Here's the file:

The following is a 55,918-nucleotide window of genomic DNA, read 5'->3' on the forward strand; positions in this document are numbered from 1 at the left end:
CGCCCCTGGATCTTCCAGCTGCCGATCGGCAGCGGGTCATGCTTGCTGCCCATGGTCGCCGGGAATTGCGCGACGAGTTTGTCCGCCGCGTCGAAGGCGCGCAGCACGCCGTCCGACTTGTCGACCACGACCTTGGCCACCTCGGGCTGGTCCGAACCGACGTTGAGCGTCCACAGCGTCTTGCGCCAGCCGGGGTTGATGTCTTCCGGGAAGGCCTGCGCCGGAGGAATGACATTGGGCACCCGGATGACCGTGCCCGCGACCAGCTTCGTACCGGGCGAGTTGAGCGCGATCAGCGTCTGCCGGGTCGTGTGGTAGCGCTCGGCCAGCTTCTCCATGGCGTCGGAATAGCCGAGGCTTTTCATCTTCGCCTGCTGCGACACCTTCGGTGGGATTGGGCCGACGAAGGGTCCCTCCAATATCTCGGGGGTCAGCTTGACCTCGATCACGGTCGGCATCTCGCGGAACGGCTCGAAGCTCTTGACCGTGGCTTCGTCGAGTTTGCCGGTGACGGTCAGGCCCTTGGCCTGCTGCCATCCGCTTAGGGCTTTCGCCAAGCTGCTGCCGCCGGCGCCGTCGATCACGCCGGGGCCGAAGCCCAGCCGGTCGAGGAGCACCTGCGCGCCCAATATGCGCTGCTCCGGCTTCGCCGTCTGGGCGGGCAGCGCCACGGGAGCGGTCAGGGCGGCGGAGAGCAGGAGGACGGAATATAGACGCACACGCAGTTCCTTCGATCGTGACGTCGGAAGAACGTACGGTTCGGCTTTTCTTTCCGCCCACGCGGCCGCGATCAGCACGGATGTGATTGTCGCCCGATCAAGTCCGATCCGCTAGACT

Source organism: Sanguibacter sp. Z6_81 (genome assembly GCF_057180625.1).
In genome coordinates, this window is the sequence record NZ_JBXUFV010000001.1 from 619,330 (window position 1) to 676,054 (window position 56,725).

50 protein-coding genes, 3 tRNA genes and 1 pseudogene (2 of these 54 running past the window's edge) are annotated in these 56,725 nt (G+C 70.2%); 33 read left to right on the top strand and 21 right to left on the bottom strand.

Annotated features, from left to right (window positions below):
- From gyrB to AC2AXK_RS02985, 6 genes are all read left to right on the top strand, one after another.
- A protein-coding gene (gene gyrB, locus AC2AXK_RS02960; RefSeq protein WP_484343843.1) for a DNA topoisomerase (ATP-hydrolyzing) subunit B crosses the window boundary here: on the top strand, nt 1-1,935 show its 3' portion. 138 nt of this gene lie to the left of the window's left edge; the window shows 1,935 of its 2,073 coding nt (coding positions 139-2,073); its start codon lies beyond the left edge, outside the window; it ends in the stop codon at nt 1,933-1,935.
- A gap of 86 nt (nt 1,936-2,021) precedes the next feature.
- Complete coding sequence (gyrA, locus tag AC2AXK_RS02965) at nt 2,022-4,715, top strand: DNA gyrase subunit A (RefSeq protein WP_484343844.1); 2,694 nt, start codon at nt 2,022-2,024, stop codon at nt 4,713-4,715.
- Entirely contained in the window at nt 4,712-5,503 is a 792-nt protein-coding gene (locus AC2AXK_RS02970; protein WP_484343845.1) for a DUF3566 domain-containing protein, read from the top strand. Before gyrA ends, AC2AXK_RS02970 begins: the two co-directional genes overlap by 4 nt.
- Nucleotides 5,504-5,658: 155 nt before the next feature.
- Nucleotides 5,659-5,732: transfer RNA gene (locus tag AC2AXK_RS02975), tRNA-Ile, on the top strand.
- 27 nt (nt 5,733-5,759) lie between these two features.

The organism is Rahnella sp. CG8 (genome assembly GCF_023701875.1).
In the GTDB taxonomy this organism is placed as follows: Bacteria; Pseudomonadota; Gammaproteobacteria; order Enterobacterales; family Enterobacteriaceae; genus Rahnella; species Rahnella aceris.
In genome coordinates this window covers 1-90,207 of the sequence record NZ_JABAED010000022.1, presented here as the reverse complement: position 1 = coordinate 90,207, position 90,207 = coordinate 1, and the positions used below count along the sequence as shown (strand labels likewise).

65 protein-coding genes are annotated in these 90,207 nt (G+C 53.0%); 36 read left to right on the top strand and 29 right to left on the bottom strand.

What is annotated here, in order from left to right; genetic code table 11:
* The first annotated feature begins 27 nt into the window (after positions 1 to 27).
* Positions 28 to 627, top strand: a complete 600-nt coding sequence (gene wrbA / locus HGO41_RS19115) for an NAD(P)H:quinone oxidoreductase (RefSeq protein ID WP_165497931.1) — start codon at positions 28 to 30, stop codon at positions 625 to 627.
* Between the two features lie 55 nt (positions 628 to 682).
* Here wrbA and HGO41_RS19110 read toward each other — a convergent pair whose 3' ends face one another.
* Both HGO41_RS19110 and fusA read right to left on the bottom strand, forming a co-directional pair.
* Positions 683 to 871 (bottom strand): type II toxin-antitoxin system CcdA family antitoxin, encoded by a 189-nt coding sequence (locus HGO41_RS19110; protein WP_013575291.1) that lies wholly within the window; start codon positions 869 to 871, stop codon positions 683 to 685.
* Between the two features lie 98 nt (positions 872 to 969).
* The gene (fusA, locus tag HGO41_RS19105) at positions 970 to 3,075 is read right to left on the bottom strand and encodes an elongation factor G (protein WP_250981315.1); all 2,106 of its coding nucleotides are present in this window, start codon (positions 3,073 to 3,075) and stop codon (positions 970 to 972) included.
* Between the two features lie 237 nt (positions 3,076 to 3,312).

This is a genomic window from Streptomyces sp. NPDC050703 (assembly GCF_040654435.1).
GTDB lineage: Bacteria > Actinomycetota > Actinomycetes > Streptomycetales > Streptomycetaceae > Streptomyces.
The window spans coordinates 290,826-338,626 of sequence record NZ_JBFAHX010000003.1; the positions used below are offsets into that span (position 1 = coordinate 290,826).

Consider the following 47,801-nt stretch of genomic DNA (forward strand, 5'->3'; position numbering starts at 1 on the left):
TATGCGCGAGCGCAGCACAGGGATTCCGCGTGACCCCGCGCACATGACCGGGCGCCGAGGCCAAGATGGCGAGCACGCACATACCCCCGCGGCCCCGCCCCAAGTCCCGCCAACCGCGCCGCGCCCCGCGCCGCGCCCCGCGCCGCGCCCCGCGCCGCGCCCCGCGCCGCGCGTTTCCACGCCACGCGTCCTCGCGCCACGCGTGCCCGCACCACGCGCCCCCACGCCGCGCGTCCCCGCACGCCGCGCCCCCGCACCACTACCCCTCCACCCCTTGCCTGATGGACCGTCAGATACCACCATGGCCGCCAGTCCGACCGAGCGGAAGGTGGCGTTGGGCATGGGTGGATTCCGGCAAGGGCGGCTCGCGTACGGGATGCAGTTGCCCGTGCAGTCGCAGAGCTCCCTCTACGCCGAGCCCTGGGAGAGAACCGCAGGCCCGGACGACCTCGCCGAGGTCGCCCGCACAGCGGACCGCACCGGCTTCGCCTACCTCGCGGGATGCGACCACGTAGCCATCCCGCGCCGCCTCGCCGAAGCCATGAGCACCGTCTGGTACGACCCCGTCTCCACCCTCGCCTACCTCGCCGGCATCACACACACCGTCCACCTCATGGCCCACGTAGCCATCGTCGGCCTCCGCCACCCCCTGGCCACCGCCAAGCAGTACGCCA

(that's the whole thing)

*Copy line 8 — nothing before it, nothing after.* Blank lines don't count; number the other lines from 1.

- A protein-coding gene (gene gyrB, locus AC2AXK_RS02960; RefSeq protein WP_484343843.1) for a DNA topoisomerase (ATP-hydrolyzing) subunit B crosses the window boundary here: on the top strand, nt 1-1,935 show its 3' portion. 138 nt of this gene lie to the left of the window's left edge; the window shows 1,935 of its 2,073 coding nt (coding positions 139-2,073); its start codon lies beyond the left edge, outside the window; it ends in the stop codon at nt 1,933-1,935.